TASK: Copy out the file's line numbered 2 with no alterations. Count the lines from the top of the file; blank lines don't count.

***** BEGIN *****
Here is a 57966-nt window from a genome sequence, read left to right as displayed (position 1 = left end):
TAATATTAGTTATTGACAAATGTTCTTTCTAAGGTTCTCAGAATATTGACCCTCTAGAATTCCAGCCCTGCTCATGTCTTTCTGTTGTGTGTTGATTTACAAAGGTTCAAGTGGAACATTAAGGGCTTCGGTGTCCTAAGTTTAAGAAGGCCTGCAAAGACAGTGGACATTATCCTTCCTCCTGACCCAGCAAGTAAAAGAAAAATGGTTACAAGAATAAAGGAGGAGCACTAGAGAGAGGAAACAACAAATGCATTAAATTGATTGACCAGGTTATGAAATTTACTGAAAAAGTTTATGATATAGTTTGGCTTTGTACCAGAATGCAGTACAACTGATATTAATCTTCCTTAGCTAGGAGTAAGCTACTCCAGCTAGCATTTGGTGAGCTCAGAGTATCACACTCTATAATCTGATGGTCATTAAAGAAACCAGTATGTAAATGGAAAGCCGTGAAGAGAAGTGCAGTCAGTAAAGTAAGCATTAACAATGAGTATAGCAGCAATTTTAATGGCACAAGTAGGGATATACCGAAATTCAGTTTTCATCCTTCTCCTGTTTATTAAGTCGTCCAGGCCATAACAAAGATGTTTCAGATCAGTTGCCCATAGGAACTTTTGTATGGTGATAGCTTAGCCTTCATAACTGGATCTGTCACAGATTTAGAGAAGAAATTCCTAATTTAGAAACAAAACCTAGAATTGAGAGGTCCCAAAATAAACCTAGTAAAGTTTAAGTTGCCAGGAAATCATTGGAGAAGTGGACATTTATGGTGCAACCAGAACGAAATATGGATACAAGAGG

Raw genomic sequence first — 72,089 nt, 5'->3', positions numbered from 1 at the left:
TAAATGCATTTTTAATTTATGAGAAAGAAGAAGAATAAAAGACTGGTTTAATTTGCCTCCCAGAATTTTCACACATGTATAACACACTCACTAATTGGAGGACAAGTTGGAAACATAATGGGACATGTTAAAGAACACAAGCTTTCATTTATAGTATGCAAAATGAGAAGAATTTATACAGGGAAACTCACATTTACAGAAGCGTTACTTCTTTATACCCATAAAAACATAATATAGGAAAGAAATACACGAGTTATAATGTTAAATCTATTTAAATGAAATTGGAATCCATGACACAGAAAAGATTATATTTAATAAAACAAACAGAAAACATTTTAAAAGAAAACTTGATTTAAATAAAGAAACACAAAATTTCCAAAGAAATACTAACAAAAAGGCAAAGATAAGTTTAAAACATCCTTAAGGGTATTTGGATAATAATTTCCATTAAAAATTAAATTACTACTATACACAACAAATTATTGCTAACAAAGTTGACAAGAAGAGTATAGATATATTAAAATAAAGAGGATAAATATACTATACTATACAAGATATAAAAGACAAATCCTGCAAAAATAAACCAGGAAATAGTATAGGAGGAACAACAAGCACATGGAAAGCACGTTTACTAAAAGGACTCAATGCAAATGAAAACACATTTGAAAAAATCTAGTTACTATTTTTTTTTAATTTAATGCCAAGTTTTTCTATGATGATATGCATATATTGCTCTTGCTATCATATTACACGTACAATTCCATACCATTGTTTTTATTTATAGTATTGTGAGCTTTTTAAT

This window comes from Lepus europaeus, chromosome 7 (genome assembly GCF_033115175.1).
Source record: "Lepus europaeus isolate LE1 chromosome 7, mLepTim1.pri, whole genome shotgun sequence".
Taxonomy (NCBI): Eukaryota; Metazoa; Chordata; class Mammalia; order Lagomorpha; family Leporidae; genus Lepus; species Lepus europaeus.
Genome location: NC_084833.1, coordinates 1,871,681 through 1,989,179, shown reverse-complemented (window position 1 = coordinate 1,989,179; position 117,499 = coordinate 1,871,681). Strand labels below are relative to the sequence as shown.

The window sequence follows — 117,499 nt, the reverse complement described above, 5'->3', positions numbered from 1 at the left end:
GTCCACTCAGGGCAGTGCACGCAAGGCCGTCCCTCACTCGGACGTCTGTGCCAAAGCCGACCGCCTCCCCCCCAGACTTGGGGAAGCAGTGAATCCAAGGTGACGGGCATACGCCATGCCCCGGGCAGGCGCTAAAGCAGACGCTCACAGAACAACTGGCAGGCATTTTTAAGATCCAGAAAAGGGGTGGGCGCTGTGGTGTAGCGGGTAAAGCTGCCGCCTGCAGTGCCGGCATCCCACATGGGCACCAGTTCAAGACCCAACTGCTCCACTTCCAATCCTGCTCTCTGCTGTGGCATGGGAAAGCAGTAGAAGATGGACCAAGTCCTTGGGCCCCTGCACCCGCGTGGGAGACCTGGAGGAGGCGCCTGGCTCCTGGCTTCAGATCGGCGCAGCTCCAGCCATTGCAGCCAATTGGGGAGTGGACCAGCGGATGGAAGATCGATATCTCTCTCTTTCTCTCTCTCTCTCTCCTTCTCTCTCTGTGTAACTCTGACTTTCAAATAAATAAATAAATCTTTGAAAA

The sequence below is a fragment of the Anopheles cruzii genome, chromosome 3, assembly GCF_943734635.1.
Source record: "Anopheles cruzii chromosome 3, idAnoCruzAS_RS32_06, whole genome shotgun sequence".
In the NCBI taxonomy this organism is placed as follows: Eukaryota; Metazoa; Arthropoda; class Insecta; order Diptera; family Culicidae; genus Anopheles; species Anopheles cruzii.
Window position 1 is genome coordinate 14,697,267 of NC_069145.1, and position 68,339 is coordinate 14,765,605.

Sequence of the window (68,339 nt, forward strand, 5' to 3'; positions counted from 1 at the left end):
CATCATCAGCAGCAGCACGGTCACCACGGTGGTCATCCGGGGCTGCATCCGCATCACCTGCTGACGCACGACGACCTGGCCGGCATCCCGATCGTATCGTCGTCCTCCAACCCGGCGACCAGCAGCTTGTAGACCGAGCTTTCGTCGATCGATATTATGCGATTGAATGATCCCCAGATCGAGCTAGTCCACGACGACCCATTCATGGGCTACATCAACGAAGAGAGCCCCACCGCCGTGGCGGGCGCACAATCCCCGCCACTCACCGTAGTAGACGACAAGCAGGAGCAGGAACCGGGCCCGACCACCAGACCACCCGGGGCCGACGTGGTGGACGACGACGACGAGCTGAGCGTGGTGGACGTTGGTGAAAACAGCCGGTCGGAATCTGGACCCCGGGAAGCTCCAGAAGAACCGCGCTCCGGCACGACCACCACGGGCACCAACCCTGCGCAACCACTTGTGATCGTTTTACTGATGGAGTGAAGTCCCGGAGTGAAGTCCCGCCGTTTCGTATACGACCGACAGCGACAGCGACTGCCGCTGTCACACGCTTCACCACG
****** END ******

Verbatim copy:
TAATATTAGTTATTGACAAATGTTCTTTCTAAGGTTCTCAGAATATTGACCCTCTAGAATTCCAGCCCTGCTCATGTCTTTCTGTTGTGTGTTGATTTACAAAGGTTCAAGTGGAACATTAAGGGCTTCGGTGTCCTAAGTTTAAGAAGGCCTGCAAAGACAGTGGACATTATCCTTCCTCCTGACCCAGCAAGTAAAAGAAAAATGGTTACAAGAATAAAGGAGGAGCACTAGAGAGAGGAAACAACAAATGCATTAAATTGATTGACCAGGTTATGAAATTTACTGAAAAAGTTTATGATATAGTTTGGCTTTGTACCAGAATGCAGTACAACTGATATTAATCTTCCTTAGCTAGGAGTAAGCTACTCCAGCTAGCATTTGGTGAGCTCAGAGTATCACACTCTATAATCTGATGGTCATTAAAGAAACCAGTATGTAAATGGAAAGCCGTGAAGAGAAGTGCAGTCAGTAAAGTAAGCATTAACAATGAGTATAGCAGCAATTTTAATGGCACAAGTAGGGATATACCGAAATTCAGTTTTCATCCTTCTCCTGTTTATTAAGTCGTCCAGGCCATAACAAAGATGTTTCAGATCAGTTGCCCATAGGAACTTTTGTATGGTGATAGCTTAGCCTTCATAACTGGATCTGTCACAGATTTAGAGAAGAAATTCCTAATTTAGAAACAAAACCTAGAATTGAGAGGTCCCAAAATAAACCTAGTAAAGTTTAAGTTGCCAGGAAATCATTGGAGAAGTGGACATTTATGGTGCAACCAGAACGAAATATGGATACAAGAGG